Chilliwack is awaiting provincial approval on its Single-Use Item Reduction Bylaw that would ban some items like bags and foam containers, while having others only available on request. (Jennifer Feinberg/ The Chilliwack Progress)

Chilliwack is awaiting provincial approval on its Single-Use Item Reduction Bylaw that would ban some items like bags and foam containers, while having others only available on request. (Jennifer Feinberg/ The Chilliwack Progress)

Changes coming as Chilliwack council introduces single-use reduction bylaw

One more chance to give council feedback on plastics ban via survey open online until April 16

A made-in-Chilliwack plan to deal with plastics is pending provincial approval.

The changes are slated to come into effect in early 2022 with the Single-Use Item Reduction Bylaw, with the goal of reducing street litter and the environmental harm as these items hit the landfill.

While awaiting Ministry of Environment approval, Chilliwack businesses and citizens have one more chance to give city council feedback on the draft bylaw via an online survey, until April 16.

“We know that some businesses have been particularly hard hit over the past year, so it’s important to us that we get their thoughts on this initiative,” said Mayor Popove in a news release.

RELATED: Council embarks on path toward plastics strategy

“As a Council, we are looking forward to reducing waste in the community and supporting our local businesses as they transition to sustainable alternatives.”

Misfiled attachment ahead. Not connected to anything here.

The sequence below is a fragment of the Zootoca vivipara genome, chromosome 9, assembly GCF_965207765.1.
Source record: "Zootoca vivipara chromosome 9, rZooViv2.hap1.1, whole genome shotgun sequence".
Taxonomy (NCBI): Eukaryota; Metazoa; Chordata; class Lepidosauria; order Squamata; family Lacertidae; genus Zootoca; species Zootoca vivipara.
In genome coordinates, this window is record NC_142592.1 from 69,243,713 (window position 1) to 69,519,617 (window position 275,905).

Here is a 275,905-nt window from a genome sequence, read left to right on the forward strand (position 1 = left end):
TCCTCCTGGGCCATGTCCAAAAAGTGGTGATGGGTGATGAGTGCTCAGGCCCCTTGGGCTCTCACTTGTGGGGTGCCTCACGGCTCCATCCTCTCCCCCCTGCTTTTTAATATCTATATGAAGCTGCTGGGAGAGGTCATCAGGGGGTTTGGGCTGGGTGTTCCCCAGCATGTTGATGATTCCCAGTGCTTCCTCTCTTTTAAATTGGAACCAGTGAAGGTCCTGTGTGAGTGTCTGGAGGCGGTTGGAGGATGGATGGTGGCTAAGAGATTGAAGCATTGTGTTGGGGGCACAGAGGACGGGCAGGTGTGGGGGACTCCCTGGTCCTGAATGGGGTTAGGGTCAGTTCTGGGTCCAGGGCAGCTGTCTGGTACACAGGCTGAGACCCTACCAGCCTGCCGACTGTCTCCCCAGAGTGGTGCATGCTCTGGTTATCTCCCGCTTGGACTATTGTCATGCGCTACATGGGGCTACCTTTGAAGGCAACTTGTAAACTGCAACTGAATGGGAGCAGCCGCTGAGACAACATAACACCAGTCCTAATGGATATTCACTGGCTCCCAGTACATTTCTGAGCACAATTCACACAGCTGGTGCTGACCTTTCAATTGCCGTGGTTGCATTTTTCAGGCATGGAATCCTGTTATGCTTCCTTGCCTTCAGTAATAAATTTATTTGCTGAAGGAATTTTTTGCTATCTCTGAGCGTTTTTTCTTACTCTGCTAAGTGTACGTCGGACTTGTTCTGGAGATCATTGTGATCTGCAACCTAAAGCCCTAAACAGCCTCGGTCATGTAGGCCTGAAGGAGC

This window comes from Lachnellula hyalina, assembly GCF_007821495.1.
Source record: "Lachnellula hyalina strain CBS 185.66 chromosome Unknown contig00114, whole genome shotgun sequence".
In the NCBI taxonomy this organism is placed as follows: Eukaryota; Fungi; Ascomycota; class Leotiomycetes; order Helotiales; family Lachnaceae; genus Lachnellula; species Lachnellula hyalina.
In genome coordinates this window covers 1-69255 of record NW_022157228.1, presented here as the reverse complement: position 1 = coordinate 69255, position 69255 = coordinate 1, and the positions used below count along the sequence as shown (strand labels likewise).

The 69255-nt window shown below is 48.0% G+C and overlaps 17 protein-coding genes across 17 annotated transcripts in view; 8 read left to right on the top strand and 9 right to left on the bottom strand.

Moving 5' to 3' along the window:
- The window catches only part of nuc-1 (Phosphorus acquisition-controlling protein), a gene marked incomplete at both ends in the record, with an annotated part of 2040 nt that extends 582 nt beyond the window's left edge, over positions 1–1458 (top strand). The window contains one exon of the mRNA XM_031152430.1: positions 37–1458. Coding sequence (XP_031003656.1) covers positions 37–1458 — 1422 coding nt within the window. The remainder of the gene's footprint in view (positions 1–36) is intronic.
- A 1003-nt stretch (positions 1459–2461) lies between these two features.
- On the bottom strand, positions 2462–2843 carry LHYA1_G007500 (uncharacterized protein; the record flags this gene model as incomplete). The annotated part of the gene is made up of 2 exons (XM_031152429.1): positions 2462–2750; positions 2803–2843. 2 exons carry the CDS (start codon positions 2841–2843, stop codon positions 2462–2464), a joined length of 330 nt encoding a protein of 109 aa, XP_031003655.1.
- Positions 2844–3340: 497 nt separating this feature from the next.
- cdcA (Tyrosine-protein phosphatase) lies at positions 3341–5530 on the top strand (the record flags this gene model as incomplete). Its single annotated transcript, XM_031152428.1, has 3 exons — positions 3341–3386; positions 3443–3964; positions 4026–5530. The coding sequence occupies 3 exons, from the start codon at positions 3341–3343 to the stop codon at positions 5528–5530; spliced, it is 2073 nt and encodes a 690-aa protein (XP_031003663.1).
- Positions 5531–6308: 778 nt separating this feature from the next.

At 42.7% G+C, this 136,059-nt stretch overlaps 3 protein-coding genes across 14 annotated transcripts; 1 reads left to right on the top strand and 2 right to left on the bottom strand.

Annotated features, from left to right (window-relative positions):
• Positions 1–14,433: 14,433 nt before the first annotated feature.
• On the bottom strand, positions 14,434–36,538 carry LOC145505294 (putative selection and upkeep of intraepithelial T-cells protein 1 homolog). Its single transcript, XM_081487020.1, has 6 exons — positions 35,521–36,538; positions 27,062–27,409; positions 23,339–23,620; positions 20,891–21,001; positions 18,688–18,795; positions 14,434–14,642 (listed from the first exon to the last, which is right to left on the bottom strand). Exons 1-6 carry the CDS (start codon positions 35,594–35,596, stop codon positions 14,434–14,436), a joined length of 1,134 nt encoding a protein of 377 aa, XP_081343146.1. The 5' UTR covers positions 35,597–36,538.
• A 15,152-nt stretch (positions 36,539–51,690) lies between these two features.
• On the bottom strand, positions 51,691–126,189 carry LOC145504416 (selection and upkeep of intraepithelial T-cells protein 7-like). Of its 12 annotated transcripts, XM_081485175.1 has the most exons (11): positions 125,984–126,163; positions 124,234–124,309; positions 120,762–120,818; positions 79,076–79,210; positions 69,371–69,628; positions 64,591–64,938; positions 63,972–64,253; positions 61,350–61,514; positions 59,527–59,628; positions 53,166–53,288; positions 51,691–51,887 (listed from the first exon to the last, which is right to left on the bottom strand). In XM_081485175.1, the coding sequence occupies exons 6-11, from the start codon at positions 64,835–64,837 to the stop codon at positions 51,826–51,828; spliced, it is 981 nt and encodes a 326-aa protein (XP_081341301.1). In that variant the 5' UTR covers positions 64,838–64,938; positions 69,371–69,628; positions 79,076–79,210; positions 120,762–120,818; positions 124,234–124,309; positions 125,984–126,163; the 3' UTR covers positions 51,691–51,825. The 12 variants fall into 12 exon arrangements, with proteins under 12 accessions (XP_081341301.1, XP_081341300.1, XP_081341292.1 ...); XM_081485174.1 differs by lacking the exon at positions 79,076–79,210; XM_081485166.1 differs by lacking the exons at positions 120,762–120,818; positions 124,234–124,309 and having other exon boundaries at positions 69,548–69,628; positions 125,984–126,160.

The online ‘business survey’ checks in to see if the business sector feels prepared for the changes coming in 2022, what challenges they might face, and what tools might help them get there. The ‘public survey’ is for residents to weigh in on the initiative.

“The draft Single-Use Item Reduction Bylaw proposes to ban plastic shopping bags, foam beverage cups, foam take-out containers, plastic straws (except those for accessibility needs), and plastic disposable utensils,” according to the staff report for the March 16 meeting.

It will establish a minimum fee for some single-use items made from other materials like a paper bag, while some items will be by request only.

The draft bylaw was given three readings by council and submitted to the Ministry of Environment and Climate Change Strategy for Provincial approval on March 16, on the heels of public engagement sessions that began in 2019 and continue with this online survey.

“We are now seeking your feedback on the bylaw prior to its adoption, which will occur once Provincial approval has been received,” according to the bylaw page.

RELATED: Chilliwack ready with plan to reduce harmful plastics

The new bylaw complements federal and provincial efforts to move ahead on dealing with plastic waste. It’s a multifaceted issue facing many communities, and plastics aren’t the only problem as these materials can contain plastic, Styrofoam, and paper — or a combination of those.

The pandemic delayed the rollout in some jurisdictions, but Chilliwack has done the prep work to be ready to move ahead and take action in the year ahead.

The bylaw is slated to come into effect on January 1, 2022, but the timelines for implementation will take the pandemic and the status of economic recovery into account.

Chilliwack businesses can go online to review the draft bylaw, timeline, and share their feedback through the survey until April 16, 2021. Commenters have to register first at engagechilliwack.com.

Do you have something to add to this story, or something else we should report on? Email:
jfeinberg@theprogress.com


@CHWKjourno
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